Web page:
Yet I want to focus and concentrate on the core of Paris and on another rediscovery within the season, silhouette, and proportion. Long since dismissed as irrelevant and often discussed as outdated the idea that a designer can explore lengths, shoulders and waists as a key to making a statement harks back to the past, yet is surely at the heart of fashion design? The strongest collections explored shape and line and the options a collection might offer customers. The slim body skimming line, the waisted flirty full skirt at opposite poles of the silhouette spectrum. The soft rounded shoulder or the hard-aggressive line extended as in the 1980s or the high tight armhole often teamed with a long narrow sleeve extended almost to the fingers. The slim neat trouser or the full palazzo pant? In offering variations shown in confident layering’s of proportions and silhouettes designers seemed to approach the season with confidence. Show women great clothes beautifully made in a realistic colour palette and top quality fabrics and they will smile, and buy.

Vanessa Seward

Top shows included Vanessa Seward who threw a ’70s element into her polished, professional collection of pieces in which clearly every woman in the room found something to desire. Brown, blue, grey, white, and black with injections of dark chartreuse and shocking pink was shown striding through the chandelier hung salons looking perfectly at home with its long sexy skirts, full sleeved dresses, and shoulder slung coats. Pascal Millet also embraced a ’70s aesthetic and then created a totally modern collection. Silver, white, khaki, brown, grey, black and shots of deep orange came in soft curved shapes whose lines moved and flattered. The waist was a strong feature without over emphasis and the design elements which may have had hints of both the exotic and the nightclub were secondary to great clothes.

Guy Laroche

Guy Laroche designer Adam Andrascik explored short to long, slim, and slender silhouettes with great proportions and colour, black was used as a highlight not a basic turning its use upside down. The show had a certain swagger and confidence in the models attitude, something also seen at other shows, such as Lutz, Rochas, and Seward. Alessandro dell’Aqua’s Rochas silhouettes included a Watteau type swing back, and many back details and features. The house signatures of lace and bows were re-mixed with tiny clusters of bows and blown up lace patterns, the entire collection once again showed the confident woman.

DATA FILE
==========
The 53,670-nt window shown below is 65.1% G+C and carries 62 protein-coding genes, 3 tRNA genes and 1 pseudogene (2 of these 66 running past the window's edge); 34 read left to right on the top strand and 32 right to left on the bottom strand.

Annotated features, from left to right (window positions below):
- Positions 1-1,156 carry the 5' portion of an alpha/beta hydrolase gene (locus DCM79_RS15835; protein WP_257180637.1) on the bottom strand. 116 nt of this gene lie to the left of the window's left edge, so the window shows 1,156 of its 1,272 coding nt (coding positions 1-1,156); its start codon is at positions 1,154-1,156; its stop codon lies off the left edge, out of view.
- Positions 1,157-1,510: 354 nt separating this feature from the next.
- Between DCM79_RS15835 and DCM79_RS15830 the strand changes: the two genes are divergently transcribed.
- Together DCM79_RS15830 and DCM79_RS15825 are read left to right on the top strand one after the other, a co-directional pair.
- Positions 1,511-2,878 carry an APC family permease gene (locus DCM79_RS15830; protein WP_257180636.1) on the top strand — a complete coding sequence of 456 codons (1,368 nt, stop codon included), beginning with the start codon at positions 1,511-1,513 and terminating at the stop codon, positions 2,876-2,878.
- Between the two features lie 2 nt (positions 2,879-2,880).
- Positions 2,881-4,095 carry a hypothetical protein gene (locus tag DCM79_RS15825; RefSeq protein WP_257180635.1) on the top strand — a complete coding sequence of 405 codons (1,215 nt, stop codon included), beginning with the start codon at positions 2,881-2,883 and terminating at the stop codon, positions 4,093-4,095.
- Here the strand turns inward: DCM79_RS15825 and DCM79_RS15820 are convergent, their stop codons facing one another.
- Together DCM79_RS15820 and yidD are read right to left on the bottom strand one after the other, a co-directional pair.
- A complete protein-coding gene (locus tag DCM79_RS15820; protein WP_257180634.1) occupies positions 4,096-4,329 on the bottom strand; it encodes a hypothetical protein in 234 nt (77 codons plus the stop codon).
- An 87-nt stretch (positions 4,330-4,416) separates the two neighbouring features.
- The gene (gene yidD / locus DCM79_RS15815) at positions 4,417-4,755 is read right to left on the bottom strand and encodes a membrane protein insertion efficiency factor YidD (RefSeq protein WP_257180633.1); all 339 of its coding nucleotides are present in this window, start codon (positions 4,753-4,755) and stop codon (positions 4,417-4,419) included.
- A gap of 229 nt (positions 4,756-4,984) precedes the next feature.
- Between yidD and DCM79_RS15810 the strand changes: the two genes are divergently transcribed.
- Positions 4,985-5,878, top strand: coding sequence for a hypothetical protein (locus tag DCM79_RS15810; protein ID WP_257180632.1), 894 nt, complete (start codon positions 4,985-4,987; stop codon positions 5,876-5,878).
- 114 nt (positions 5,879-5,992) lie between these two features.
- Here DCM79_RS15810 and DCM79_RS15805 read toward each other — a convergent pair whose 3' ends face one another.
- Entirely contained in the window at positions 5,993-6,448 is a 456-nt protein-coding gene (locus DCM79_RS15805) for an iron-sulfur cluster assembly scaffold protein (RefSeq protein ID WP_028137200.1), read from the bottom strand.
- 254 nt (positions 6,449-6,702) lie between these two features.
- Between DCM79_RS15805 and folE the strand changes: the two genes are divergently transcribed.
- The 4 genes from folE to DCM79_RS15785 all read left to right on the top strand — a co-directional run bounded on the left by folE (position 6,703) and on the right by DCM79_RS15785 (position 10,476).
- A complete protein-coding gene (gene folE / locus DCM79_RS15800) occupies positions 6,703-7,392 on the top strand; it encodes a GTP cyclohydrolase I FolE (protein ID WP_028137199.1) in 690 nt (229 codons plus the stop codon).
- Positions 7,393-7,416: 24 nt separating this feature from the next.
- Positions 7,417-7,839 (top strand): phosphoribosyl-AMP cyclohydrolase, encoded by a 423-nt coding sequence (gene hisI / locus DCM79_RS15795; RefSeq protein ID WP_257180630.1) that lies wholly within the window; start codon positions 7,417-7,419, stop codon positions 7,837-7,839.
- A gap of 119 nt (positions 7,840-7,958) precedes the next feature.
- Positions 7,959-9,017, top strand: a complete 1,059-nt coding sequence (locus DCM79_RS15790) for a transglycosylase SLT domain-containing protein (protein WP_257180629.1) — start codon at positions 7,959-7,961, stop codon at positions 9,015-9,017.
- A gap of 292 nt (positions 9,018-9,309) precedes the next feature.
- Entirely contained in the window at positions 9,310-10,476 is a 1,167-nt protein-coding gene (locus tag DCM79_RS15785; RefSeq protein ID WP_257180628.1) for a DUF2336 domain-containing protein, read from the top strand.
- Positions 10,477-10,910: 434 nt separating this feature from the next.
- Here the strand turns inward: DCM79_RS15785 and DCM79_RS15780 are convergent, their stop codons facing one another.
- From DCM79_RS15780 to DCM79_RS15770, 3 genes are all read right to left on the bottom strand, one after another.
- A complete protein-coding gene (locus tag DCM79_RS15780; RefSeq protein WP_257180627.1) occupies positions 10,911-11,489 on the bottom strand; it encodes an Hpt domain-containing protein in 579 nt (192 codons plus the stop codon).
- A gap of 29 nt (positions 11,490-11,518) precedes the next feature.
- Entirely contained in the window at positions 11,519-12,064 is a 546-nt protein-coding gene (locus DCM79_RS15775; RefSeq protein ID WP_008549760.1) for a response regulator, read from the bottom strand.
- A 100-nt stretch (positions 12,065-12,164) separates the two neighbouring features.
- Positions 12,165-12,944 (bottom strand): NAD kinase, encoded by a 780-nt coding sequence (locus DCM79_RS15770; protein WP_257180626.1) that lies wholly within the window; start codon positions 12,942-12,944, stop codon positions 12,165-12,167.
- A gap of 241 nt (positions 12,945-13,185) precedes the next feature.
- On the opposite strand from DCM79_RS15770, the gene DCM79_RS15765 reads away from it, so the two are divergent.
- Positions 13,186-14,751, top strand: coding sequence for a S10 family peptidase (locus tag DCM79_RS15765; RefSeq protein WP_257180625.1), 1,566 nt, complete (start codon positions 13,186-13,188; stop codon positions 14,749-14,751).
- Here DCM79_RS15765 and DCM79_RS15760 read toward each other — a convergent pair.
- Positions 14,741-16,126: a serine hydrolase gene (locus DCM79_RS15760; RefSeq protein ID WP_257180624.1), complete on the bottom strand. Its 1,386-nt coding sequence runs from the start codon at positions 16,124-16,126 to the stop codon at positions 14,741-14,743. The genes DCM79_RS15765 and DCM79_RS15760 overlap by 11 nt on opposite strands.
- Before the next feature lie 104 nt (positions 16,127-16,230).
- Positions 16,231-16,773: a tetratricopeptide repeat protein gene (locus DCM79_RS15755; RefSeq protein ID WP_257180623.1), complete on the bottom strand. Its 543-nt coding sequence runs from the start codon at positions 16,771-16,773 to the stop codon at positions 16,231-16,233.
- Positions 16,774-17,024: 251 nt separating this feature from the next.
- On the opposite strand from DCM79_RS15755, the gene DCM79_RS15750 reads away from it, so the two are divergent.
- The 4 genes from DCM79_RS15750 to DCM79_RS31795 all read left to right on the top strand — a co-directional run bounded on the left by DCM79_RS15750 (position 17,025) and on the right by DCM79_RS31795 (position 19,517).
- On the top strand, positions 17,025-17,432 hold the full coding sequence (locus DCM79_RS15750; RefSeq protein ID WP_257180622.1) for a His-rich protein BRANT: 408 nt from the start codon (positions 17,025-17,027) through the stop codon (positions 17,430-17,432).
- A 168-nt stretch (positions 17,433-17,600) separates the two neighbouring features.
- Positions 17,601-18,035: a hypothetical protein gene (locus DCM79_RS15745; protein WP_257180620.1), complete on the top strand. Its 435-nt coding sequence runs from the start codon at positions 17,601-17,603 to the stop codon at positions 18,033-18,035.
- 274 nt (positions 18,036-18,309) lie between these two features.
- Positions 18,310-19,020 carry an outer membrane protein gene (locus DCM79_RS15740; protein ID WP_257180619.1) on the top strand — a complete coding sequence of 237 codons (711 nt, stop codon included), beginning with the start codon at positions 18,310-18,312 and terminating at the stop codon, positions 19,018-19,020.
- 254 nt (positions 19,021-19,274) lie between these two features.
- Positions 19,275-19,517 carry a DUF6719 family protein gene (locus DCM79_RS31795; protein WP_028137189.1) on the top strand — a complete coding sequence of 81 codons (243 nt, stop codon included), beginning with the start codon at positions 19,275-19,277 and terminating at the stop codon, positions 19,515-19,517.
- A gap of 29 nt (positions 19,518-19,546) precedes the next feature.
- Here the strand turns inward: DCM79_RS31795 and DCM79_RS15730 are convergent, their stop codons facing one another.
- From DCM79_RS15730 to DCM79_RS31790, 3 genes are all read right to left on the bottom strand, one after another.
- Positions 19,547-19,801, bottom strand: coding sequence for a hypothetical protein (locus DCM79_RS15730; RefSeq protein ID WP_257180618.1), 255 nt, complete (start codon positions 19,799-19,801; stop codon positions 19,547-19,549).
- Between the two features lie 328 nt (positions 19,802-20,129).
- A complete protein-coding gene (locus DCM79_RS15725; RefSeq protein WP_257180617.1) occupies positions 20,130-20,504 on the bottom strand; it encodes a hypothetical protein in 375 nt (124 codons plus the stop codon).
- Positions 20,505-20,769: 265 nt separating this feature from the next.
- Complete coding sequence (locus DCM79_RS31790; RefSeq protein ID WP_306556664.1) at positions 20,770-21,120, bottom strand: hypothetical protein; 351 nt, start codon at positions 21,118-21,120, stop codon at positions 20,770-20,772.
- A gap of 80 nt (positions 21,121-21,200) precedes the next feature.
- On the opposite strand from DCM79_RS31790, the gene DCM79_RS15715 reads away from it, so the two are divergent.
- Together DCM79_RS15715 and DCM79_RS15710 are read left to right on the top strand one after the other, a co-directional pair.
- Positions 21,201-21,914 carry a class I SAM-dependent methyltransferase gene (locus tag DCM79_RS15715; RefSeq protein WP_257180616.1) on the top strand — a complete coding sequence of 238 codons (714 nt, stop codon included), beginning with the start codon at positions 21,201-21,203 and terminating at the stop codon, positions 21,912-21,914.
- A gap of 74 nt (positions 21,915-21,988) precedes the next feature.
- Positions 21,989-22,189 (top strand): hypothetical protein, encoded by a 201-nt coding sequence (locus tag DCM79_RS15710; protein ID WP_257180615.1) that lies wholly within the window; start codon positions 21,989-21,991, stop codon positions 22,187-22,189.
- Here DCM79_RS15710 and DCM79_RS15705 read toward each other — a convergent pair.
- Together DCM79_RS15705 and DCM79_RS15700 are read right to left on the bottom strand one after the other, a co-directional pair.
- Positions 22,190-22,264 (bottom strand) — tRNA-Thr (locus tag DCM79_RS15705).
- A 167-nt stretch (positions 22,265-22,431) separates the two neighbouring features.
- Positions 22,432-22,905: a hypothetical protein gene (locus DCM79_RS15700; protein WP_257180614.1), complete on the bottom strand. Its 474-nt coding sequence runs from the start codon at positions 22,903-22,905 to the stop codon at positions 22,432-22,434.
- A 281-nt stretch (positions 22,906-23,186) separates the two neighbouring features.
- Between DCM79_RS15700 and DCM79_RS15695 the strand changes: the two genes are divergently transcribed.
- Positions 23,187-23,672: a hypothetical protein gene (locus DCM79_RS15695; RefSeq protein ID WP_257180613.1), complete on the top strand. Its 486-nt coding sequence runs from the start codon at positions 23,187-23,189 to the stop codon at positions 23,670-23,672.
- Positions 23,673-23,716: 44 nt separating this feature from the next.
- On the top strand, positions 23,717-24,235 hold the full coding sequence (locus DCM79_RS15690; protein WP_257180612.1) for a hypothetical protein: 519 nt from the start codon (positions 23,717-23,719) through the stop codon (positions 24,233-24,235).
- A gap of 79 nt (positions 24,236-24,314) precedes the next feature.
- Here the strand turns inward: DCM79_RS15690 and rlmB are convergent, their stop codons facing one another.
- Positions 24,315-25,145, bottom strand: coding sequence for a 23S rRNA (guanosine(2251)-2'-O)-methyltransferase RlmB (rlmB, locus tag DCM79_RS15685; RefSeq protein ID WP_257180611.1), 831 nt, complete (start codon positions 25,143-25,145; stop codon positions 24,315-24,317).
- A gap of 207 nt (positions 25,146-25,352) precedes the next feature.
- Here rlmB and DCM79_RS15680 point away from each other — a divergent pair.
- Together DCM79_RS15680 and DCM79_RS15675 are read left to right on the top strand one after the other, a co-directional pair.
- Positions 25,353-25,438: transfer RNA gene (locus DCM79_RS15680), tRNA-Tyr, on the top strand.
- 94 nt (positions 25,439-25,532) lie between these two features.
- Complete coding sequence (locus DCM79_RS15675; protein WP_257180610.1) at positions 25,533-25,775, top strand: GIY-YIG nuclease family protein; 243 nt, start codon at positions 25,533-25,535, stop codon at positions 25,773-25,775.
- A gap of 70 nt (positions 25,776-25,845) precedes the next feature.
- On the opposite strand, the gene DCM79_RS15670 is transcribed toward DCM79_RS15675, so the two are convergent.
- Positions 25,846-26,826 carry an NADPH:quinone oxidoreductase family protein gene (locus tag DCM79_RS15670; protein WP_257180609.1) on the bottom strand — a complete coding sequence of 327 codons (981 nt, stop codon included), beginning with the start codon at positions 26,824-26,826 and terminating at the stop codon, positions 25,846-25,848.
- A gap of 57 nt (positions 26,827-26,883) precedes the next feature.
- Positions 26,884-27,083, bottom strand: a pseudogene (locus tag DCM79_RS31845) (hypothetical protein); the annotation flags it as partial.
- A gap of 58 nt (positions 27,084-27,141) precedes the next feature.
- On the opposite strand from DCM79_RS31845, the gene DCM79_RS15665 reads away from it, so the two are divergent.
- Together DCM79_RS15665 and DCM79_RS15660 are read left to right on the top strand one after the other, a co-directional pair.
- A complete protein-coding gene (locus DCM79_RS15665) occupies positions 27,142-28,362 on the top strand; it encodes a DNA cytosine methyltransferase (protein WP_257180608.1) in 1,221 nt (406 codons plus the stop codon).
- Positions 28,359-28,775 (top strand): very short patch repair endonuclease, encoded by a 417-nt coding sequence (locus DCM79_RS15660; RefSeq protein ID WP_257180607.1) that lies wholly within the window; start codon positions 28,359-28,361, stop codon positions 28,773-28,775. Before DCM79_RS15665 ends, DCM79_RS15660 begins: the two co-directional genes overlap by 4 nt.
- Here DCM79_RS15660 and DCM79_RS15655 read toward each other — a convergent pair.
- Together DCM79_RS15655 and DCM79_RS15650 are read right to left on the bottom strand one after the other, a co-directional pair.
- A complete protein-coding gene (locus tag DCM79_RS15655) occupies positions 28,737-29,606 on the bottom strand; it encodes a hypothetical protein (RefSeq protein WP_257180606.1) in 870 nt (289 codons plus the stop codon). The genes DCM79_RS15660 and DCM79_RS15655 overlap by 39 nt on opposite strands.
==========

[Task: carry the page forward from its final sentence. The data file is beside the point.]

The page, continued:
Nina Ricci designed by Guillaume Henry was simply the perfect modern woman’s wardrobe: with a palette that ran from grey, navy, and camel to hot coloured accents; with silhouettes that went from a sharp tailored trouser to a swagger. Wanda Nylon designer Joanna Senyk had fun with a range of types of women from disco diva to boardroom boos. The clothes were, as with all these collections, beautifully made and finished in close up. The fast-paced show with a full winter wardrobe of shiny vinyl, sexy knits and strokeable shearlings came in coats, trousers, and sweaters to move straight into many a woman’s wardrobe.

Agnès B. had women friends modelling: models with character, the clothes are familiar but it’s what a creative eye can do to them and the relationship to the world around them, and the women wearing them, which makes them appropriate to the season. Paris showed its strength by hitting the target fair and square.

Words / Tony Glenville